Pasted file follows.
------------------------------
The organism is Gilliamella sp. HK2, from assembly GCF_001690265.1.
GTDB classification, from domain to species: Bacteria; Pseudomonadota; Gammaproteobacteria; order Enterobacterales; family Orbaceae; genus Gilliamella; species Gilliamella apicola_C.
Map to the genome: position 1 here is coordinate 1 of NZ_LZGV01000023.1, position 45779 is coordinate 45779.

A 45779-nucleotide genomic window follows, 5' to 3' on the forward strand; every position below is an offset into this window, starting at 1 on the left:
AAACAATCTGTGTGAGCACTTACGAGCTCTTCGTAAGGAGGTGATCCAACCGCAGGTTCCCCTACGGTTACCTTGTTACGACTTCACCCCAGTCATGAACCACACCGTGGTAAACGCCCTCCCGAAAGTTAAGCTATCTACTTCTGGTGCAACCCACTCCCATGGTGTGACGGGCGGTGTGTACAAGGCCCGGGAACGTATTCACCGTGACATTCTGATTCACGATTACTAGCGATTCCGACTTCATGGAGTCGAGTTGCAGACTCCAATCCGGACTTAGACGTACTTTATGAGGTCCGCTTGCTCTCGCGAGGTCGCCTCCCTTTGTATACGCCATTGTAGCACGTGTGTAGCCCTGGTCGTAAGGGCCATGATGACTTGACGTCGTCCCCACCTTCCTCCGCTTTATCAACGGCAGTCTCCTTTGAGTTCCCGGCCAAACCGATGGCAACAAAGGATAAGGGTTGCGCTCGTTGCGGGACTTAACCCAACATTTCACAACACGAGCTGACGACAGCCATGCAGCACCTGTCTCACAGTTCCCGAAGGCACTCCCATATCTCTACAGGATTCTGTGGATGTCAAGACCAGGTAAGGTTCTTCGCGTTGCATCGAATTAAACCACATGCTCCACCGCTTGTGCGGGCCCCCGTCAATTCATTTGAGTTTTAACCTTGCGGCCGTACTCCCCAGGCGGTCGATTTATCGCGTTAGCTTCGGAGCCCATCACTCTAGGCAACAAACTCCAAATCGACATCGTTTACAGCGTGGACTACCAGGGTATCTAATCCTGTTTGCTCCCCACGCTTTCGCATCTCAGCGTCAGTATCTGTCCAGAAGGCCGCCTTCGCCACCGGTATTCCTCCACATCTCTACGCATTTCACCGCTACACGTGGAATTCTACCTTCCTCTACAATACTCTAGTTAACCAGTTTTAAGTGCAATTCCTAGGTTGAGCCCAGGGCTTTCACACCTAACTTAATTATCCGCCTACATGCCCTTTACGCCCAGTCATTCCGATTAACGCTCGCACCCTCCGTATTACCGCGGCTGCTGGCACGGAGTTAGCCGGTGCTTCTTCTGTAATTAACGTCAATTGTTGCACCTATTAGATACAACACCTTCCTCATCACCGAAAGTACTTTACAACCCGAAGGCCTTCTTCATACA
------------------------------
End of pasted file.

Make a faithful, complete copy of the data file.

The organism is Gilliamella sp. HK2, from assembly GCF_001690265.1.
GTDB classification, from domain to species: Bacteria; Pseudomonadota; Gammaproteobacteria; order Enterobacterales; family Orbaceae; genus Gilliamella; species Gilliamella apicola_C.
Map to the genome: position 1 here is coordinate 1 of NZ_LZGV01000023.1, position 45779 is coordinate 45779.

A 45779-nucleotide genomic window follows, 5' to 3' on the forward strand; every position below is an offset into this window, starting at 1 on the left:
AAACAATCTGTGTGAGCACTTACGAGCTCTTCGTAAGGAGGTGATCCAACCGCAGGTTCCCCTACGGTTACCTTGTTACGACTTCACCCCAGTCATGAACCACACCGTGGTAAACGCCCTCCCGAAAGTTAAGCTATCTACTTCTGGTGCAACCCACTCCCATGGTGTGACGGGCGGTGTGTACAAGGCCCGGGAACGTATTCACCGTGACATTCTGATTCACGATTACTAGCGATTCCGACTTCATGGAGTCGAGTTGCAGACTCCAATCCGGACTTAGACGTACTTTATGAGGTCCGCTTGCTCTCGCGAGGTCGCCTCCCTTTGTATACGCCATTGTAGCACGTGTGTAGCCCTGGTCGTAAGGGCCATGATGACTTGACGTCGTCCCCACCTTCCTCCGCTTTATCAACGGCAGTCTCCTTTGAGTTCCCGGCCAAACCGATGGCAACAAAGGATAAGGGTTGCGCTCGTTGCGGGACTTAACCCAACATTTCACAACACGAGCTGACGACAGCCATGCAGCACCTGTCTCACAGTTCCCGAAGGCACTCCCATATCTCTACAGGATTCTGTGGATGTCAAGACCAGGTAAGGTTCTTCGCGTTGCATCGAATTAAACCACATGCTCCACCGCTTGTGCGGGCCCCCGTCAATTCATTTGAGTTTTAACCTTGCGGCCGTACTCCCCAGGCGGTCGATTTATCGCGTTAGCTTCGGAGCCCATCACTCTAGGCAACAAACTCCAAATCGACATCGTTTACAGCGTGGACTACCAGGGTATCTAATCCTGTTTGCTCCCCACGCTTTCGCATCTCAGCGTCAGTATCTGTCCAGAAGGCCGCCTTCGCCACCGGTATTCCTCCACATCTCTACGCATTTCACCGCTACACGTGGAATTCTACCTTCCTCTACAATACTCTAGTTAACCAGTTTTAAGTGCAATTCCTAGGTTGAGCCCAGGGCTTTCACACCTAACTTAATTATCCGCCTACATGCCCTTTACGCCCAGTCATTCCGATTAACGCTCGCACCCTCCGTATTACCGCGGCTGCTGGCACGGAGTTAGCCGGTGCTTCTTCTGTAATTAACGTCAATTGTTGCACCTATTAGATACAACACCTTCCTCATCACCGAAAGTACTTTACAACCCGAAGGCCTTCTTCATACA